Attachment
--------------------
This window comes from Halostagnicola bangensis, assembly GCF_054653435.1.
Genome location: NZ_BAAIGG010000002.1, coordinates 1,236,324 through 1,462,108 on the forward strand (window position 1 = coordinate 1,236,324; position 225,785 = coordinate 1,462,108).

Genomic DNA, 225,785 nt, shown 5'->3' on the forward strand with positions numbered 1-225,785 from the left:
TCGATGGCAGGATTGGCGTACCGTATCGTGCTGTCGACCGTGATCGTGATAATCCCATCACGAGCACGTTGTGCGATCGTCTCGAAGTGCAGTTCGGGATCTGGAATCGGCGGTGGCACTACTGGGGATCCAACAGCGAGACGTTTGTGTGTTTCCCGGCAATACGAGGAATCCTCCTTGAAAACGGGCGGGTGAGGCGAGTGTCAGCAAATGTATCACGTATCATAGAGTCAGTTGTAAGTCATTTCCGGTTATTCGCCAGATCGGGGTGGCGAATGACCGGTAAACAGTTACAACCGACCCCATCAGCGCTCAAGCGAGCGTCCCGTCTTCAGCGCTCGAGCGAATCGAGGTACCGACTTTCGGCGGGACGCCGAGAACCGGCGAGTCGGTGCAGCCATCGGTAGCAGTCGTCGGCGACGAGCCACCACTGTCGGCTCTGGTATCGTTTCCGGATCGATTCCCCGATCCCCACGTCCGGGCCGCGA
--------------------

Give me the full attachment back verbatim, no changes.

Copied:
This window comes from Halostagnicola bangensis, assembly GCF_054653435.1.
Genome location: NZ_BAAIGG010000002.1, coordinates 1,236,324 through 1,462,108 on the forward strand (window position 1 = coordinate 1,236,324; position 225,785 = coordinate 1,462,108).

Genomic DNA, 225,785 nt, shown 5'->3' on the forward strand with positions numbered 1-225,785 from the left:
TCGATGGCAGGATTGGCGTACCGTATCGTGCTGTCGACCGTGATCGTGATAATCCCATCACGAGCACGTTGTGCGATCGTCTCGAAGTGCAGTTCGGGATCTGGAATCGGCGGTGGCACTACTGGGGATCCAACAGCGAGACGTTTGTGTGTTTCCCGGCAATACGAGGAATCCTCCTTGAAAACGGGCGGGTGAGGCGAGTGTCAGCAAATGTATCACGTATCATAGAGTCAGTTGTAAGTCATTTCCGGTTATTCGCCAGATCGGGGTGGCGAATGACCGGTAAACAGTTACAACCGACCCCATCAGCGCTCAAGCGAGCGTCCCGTCTTCAGCGCTCGAGCGAATCGAGGTACCGACTTTCGGCGGGACGCCGAGAACCGGCGAGTCGGTGCAGCCATCGGTAGCAGTCGTCGGCGACGAGCCACCACTGTCGGCTCTGGTATCGTTTCCGGATCGATTCCCCGATCCCCACGTCCGGGCCGCGA